Q for me: Are you advocating a system with no copyright enforcement? Should the original copyright owner be able to commercialize a fan novel?

A: Speaking only for myself: No, I’m not against copyright enforcement. One promising solution for enforcement is the EFF (and other organizations’) fair use principles for sites hosting user-generated video, which state that filters shouldn’t automatically filter out video where there’s an audio/video mismatch or where only small portions of the audio and video match; those circumstances indicate that fair use is at least possible and humans should review the matter. As for commercializing a fan novel, in the unlikely event a copyright owner wanted to reprint and sell the exact text of a fan novel (hard to imagine buyers since it’s probably available free online, but fine), I would think some form of revenue sharing could be appropriate, but if the copyright owner commissions someone else to use the same concept, no – that’s just a variant of the common situation that multiple people can use similar ideas.

Q: Are the Richard Prince photos of the Marlboro Man ads fair use?

Heymann: Yes. They recontextualize the ads, and the critical reception reveals they’re transformative.

Q: You can always get someone (say, an academic) to say that a use is transformative. How to implement Heymann’s proposal – a survey?

Heymann: The problem of manipulability exists in purpose inquiries too. An artist has an incentive to talk about purpose. She would look for evidence outside the litigation context, about reception. Look at how the people for whom the works are created are engaging with them. The court can play the role of the reasonable reader.

Q: How should we deal with the third-party infringer who is making money, like YouTube?

Me: The type of works you get when creators are creating for fun and not profit are different – often in socially valuable ways – from the types of works created within a commercial paradigm. The fact that a third party then makes money from running ads alongside those works doesn’t change the transformative nature of the works. As a result, YouTube is disseminating the kinds of works fair use doctrine should favor, and YouTube shouldn’t be liable just because it is a commercial entity. Especially in a commercialized society, commercialized venues may be the only practical ways to distribute new works – distributors don’t regularly have the same intrinsic motivations for creativity that initial authors do.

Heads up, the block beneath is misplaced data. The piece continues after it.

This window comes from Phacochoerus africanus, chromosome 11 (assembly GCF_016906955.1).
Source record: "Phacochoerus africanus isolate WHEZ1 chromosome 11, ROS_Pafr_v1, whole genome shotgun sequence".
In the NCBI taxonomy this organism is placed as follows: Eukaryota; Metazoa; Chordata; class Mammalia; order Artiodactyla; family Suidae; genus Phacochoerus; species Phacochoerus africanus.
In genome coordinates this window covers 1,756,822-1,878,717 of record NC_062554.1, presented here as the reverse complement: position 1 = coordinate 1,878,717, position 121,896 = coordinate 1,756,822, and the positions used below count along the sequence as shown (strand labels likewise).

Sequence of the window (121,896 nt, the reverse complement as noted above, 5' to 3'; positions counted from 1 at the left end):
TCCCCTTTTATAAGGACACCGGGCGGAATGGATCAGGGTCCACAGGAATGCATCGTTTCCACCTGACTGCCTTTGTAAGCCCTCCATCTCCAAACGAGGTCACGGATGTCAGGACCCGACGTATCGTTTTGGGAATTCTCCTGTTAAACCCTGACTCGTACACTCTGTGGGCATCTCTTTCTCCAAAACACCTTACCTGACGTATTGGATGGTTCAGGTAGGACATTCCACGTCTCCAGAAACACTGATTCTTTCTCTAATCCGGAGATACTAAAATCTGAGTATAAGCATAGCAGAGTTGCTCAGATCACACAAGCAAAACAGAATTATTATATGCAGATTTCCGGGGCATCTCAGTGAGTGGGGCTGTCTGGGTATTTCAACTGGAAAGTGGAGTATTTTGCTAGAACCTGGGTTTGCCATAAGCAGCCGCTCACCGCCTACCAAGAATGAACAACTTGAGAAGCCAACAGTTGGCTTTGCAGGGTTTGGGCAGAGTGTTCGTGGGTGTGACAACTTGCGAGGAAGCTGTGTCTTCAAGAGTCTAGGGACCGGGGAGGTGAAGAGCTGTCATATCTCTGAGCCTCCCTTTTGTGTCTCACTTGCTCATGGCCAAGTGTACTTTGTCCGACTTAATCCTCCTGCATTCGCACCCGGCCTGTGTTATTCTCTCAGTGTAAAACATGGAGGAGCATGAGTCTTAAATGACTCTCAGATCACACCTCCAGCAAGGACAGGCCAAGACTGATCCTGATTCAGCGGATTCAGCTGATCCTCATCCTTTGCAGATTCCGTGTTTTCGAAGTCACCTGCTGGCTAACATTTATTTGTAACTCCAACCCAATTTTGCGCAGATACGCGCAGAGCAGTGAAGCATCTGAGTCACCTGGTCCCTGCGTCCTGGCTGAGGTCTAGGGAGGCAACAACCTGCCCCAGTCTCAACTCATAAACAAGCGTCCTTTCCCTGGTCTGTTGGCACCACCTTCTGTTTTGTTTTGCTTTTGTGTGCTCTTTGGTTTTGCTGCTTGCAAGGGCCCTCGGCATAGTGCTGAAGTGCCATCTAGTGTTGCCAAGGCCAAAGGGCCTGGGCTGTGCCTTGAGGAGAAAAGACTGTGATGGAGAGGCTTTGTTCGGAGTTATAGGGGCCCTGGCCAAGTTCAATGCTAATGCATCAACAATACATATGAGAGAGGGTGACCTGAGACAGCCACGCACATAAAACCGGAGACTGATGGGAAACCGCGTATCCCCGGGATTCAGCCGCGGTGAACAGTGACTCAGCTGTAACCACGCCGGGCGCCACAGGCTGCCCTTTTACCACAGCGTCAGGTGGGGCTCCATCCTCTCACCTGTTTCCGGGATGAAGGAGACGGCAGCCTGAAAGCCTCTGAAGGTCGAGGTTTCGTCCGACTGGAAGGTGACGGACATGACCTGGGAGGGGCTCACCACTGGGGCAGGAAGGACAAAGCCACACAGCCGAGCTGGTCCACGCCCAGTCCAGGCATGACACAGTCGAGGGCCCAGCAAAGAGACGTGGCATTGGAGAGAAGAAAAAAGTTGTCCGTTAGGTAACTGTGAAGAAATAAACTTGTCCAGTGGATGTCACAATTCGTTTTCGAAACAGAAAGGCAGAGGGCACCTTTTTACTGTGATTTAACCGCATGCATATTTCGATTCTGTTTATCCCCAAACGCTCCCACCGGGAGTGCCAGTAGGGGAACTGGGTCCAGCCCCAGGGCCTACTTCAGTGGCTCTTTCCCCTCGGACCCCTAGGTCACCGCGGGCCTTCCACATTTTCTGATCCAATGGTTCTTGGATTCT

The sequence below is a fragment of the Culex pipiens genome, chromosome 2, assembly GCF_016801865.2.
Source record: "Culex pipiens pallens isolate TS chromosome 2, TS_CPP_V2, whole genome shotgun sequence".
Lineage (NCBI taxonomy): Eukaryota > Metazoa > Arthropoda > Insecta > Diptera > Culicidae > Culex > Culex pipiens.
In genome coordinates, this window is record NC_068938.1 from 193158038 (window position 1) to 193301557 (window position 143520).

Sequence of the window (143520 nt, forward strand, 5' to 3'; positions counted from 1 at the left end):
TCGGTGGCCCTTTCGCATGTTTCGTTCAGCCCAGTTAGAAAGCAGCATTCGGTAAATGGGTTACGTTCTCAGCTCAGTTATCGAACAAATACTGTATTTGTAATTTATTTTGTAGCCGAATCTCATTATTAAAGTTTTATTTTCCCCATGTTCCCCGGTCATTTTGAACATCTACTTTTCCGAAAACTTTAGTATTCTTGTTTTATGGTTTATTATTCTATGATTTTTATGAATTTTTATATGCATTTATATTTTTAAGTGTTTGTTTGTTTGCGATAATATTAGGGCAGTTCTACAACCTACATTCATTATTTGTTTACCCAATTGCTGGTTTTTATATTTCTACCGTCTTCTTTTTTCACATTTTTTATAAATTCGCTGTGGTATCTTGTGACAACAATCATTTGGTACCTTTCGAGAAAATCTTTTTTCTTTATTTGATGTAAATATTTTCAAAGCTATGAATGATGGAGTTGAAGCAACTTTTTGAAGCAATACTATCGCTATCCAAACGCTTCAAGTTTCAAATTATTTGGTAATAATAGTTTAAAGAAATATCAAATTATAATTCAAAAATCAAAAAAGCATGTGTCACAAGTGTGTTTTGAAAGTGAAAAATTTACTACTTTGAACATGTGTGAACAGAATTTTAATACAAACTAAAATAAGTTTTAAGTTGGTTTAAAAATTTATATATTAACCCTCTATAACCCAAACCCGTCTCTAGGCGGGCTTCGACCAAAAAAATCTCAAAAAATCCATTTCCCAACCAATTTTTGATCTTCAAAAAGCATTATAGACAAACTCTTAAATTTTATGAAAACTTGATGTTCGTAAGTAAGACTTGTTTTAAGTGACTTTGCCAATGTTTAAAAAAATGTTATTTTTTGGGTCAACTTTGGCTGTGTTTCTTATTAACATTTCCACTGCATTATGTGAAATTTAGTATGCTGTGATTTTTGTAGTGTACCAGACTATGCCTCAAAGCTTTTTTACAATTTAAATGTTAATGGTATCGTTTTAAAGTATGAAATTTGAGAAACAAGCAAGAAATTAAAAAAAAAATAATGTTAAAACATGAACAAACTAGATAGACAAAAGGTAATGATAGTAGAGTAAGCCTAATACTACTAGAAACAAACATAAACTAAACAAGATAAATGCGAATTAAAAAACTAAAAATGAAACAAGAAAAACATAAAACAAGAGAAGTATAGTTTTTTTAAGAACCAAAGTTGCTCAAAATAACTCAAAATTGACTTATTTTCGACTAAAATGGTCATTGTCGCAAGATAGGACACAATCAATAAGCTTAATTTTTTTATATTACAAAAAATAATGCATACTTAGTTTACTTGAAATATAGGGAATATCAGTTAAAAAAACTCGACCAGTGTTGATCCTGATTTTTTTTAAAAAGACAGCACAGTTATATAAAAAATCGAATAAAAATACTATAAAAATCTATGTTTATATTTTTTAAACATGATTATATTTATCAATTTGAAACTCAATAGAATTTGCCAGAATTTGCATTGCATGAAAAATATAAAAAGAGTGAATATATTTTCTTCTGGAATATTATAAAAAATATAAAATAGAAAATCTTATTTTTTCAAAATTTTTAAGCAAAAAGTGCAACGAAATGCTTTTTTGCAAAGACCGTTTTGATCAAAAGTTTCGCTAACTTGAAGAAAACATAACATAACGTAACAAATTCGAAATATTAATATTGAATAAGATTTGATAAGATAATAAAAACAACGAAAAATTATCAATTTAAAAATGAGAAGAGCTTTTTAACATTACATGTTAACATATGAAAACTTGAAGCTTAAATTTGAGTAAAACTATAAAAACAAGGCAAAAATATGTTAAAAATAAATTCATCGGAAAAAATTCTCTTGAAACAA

Reese: Secondary liability doctrine offers help with this answer.

Thanks to Jane Ginsburg, June Besek, the Kernochan Center, the Columbia Journal of Law & the Arts, and the participants at the conference for a rich and engaging day.

Transformativeness: my bit

Me: I don’t have a general theory of fair use. Like Paul Goldstein (and Michael Madison), I think of fair use as a series of practices that vary by circumstances. The concept of prototypes works here – fair use cases fall into categories, and some examples are central to the category while others are more peripheral but still fair, just as a robin is a “better” example of a bird than an ostrich. See George Lakoff’s Women, Fire, and Dangerous Things: What Categories Reveal About the Mind.

I’m interested here in what creators and readers say about fair use, not lawyers. Steven Brust said that he didn’t have any choice about writing an unauthorized Serenity novel. It’s been said that sculpting is a matter of carving a block of marble until the statue emerges; what was inside Brust’s block of marble this time around was a Firefly-class spaceship. The original work spoke to him; it seemed natural to speak back – maybe even rude not to do so. Alice Randall had a similar reaction to Gone With the Wind: the book consumed her, hurt her, made her want to speak back.

There may well be good reasons to limit commercialization of transformative uses to works that we don’t want copyright owners to have any control over – reviews, criticism, parody – but even works that don’t have those features can be transformative, creative responses to existing works. (A side note: I think this is a way to understand the Dr. Seuss case – the court simply didn’t believe that the authors had any desire to speak back to/speak about The Cat in the Hat.)